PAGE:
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Today's Outrage: Warning to GM Shareholders

Note to General Motors investors or would-be buyers of GM stock -- consider this your second warning. Shareholders are the least of the Obama Administration's concerns as it presses GM into bankruptcy.
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If you own

General Motors


shares or are thinking about buying the stock, consider this your second warning.

Shareholders are the least of the Obama Administration's concerns as it pushes GM into bankruptcy.

With today's report that the

Treasury Department directed GM to prepare for a bankruptcy

filing by June 1, it's looking more and more like a fait accompli.

Basically, GM now has less than two months to prove it can restructure without the power of court protection to force unions to accept concessions and press bondholders and creditors to accept new terms. Unions and bondholders are in the drivers seats for this game of chicken.

Unions will need to accept deep job cuts and reductions in pay and benefits, especially health care and pension perks. Bondholders will need to be willing to swap debt for shares.

So current stockholders will feel the pain either way. In bankruptcy, shareholders are among the last in line for protection. In the debt-for-equity swap, shareholders face massive dilution of their holdings and share value.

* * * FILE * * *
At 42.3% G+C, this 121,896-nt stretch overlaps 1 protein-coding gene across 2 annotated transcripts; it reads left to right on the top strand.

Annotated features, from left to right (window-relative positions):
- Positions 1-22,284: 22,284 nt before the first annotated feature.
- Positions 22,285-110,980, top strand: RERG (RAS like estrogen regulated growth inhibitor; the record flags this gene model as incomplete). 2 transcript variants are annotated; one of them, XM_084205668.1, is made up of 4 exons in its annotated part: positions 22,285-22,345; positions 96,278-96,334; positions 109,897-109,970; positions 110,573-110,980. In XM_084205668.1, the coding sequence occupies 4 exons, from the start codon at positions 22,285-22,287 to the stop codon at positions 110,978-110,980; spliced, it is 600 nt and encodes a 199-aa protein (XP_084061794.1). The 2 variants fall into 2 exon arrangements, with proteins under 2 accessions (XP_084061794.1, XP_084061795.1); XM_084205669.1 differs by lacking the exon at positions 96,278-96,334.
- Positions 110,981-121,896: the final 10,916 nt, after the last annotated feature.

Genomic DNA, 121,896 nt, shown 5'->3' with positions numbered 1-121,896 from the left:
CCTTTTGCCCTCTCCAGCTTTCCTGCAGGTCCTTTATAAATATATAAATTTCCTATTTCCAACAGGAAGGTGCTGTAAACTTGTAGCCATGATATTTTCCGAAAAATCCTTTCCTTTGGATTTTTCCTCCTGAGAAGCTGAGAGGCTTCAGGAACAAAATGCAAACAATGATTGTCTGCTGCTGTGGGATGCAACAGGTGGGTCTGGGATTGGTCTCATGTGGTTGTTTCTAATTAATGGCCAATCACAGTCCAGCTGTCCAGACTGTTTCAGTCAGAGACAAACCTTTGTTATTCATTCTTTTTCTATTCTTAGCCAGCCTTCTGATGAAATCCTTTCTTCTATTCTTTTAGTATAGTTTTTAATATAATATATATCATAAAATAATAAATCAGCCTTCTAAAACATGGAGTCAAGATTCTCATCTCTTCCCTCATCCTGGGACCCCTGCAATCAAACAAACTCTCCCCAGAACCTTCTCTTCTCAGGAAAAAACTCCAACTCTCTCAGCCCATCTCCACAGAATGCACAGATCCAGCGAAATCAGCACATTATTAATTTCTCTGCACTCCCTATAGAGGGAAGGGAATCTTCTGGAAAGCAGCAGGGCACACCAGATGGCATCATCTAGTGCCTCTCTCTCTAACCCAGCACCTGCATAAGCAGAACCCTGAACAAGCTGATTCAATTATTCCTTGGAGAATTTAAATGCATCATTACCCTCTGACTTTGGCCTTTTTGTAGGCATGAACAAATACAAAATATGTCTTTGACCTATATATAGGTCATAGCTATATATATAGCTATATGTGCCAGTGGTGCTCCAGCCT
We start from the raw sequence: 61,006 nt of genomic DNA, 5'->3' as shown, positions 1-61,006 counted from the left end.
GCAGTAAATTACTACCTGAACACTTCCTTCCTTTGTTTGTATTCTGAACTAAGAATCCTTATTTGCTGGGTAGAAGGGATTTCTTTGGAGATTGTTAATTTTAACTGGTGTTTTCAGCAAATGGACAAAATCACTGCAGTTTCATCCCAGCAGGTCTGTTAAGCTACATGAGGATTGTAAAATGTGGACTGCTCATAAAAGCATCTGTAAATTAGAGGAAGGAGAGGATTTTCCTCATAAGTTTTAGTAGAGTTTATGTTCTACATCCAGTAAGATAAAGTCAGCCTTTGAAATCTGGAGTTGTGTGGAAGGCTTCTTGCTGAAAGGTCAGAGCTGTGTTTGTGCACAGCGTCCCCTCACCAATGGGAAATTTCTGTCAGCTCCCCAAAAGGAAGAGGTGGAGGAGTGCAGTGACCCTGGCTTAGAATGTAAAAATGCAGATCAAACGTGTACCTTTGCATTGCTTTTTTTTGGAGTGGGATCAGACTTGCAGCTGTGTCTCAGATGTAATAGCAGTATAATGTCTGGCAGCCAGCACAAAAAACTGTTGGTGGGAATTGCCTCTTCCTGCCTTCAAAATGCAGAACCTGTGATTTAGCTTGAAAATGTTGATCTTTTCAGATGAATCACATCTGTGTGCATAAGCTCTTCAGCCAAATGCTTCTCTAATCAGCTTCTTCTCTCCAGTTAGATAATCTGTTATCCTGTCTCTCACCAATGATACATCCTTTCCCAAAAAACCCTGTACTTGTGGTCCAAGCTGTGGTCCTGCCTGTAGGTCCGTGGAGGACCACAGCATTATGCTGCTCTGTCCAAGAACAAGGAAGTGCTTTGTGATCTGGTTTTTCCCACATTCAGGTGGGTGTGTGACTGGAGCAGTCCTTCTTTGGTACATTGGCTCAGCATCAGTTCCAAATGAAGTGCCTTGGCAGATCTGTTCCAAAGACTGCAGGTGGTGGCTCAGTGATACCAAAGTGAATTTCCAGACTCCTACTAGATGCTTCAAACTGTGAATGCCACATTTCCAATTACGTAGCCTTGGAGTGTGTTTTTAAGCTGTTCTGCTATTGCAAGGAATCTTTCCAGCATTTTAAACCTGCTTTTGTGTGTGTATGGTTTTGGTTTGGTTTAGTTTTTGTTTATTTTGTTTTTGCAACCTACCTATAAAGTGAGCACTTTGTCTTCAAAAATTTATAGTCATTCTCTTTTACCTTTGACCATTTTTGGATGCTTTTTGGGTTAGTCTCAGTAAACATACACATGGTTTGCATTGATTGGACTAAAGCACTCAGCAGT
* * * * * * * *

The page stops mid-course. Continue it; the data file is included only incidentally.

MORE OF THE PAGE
Of course at this point, GM stock is only worth $2 and change, so there's not much value left there anyway.

Shares of



, which chose to forego government bailout money and all the strings attached, have been gaining lately and are up to $4.24.

I'm not saying it's safe to bet on Ford either, by the way. With or without bankruptcy, GM will emerge as a more competitive rival. The mere threat of bankruptcy may be enough to get unions and bondholders to accept terms more favorable to GM.

What I don't get about all this is why the Obama administration is putting the screws to GM so forcibly while keeping the kid gloves on with







Bank of America


. Are those companies any less problematic? Or is GM just an easier target for politicians seeking to show they are fixing things?

For whatever reasons, GM is caught in the crosshairs. And that can't be good for shareholders.

Hall is the editor of

. Previously, he served as deputy editor and chief innovation officer at

The Orange County Register

and as a news manager at

Bloomberg News

in Frankfurt, Amsterdam and Washington, D.C. As a reporter, he covered business and financial markets, worked in both print and television in the U.S. and Europe, and conducted in-depth investigative coverage at

The Journal-Gazette

in Fort Wayne, Ind. His work also has been published in a variety of newspapers including

The Wall Street Journal


The New York Times


International Herald Tribune

. Hall received a bachelor�s degree in journalism and political science from The Ohio State University and has taken graduate management science courses at Boston University.